Unit 2 - Embarking and disembarking
- Pilot transfer can take place when the vessel is underway, at anchor, moored, or alongside a berth. Transfer may be made by pilot boat, helicopter, directly from the shore, or from another vessel. The safety of the pilot and other personnel is paramount, requiring effective communication and co-operation between all parties.
- This unit is in three parts, covering necessary preparations for embarkation or disembarkation by boat, transfer to or from a vessel that is underway, and transfer when the vessel is at anchor, moored or alongside.
Unit 3 - Assess standards on the piloted vessel
- It will be of assistance to pilots if they are able to gain an impression of standards on board the vessel, both before embarkation and once on board. If inadequacies or poor standards are observed, the pilot will be alerted to potential problems that may be experienced. The port pilotage plan should be revised as necessary and, if appropriate, consideration should be given to aborting the pilotage passage.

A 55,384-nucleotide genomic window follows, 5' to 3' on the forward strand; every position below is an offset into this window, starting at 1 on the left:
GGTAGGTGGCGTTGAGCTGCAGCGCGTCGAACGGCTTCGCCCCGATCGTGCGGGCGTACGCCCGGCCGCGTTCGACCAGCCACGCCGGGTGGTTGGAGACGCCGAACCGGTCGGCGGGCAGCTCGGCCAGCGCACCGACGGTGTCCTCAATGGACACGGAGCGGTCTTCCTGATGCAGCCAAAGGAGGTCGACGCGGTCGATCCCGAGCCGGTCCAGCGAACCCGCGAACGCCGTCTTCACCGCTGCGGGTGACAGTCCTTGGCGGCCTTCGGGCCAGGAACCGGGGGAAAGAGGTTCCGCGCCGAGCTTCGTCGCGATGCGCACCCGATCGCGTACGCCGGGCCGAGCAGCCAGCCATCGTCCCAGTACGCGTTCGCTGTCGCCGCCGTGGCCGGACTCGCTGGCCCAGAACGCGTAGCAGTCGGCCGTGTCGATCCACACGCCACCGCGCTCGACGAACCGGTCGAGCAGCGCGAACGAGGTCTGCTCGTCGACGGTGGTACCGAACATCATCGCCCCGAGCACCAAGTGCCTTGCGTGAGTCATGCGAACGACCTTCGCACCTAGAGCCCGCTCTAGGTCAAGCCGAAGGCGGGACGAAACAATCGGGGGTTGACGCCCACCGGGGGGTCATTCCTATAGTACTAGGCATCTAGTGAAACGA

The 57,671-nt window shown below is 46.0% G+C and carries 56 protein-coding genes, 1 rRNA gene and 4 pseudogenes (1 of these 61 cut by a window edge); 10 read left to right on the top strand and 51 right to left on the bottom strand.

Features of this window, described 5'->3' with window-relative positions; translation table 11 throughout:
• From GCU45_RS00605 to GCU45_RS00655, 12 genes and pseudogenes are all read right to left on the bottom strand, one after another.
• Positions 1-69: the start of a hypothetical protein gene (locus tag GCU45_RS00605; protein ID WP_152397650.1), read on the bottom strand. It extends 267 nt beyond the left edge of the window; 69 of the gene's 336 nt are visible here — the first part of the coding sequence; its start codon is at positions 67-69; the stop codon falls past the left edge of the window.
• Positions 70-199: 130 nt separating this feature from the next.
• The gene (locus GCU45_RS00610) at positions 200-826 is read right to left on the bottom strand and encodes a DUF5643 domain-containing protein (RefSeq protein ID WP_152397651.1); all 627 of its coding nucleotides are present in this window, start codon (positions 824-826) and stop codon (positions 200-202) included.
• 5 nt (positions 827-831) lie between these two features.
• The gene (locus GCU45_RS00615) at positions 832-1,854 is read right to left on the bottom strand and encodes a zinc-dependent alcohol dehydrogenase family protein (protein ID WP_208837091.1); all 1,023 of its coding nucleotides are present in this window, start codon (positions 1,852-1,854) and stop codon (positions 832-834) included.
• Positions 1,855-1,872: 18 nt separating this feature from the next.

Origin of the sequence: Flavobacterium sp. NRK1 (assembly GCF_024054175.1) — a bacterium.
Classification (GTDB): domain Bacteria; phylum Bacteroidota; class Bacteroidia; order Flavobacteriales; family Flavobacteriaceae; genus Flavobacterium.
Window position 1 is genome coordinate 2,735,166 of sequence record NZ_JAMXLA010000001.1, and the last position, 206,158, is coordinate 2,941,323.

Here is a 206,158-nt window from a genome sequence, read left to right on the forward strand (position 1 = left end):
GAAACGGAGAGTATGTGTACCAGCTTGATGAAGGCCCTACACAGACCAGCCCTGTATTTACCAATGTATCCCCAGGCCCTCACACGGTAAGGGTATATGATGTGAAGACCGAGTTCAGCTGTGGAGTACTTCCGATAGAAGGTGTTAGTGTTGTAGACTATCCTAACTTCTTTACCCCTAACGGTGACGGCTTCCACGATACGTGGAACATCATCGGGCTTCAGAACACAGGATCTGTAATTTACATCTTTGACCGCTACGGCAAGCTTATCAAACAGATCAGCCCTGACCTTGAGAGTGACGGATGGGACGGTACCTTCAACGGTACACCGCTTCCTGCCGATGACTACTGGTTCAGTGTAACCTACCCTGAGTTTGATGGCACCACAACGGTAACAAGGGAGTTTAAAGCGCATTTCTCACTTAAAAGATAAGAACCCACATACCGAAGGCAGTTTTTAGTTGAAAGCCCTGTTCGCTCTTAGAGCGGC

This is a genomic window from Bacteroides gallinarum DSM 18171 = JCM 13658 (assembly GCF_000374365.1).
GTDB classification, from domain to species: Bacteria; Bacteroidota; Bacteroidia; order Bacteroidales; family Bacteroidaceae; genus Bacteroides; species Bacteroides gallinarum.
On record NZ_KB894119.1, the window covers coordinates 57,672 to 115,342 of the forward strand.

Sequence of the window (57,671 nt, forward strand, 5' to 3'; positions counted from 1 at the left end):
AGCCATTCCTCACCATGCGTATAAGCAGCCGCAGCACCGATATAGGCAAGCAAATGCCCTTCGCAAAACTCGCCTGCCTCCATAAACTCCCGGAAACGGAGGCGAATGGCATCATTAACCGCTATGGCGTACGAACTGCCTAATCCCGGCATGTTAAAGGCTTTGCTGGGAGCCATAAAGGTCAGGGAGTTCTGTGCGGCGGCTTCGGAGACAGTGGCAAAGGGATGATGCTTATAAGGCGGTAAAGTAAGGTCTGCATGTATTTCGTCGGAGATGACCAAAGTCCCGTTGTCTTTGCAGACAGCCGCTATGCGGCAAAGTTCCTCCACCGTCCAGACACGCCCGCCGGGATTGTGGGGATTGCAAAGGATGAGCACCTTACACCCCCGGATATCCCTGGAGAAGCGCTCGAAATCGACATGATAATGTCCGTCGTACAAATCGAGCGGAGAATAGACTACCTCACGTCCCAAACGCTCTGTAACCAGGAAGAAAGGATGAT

- This unit is in three parts, covering the vessel’s conduct, the crew’s competence and the vessel’s condition, and also sets out how the pilot should respond to any deficiencies found as a result of the evaluation of the vessel and its crew.
Unit 4 - Work effectively with the bridge team
- In order to ensure a safe passage, it is essential that there should be close co-operation between the Pilot and others in the bridge team. This will involve an early exchange of information. It is vitally important that the Master/Pilot relationship is clearly established.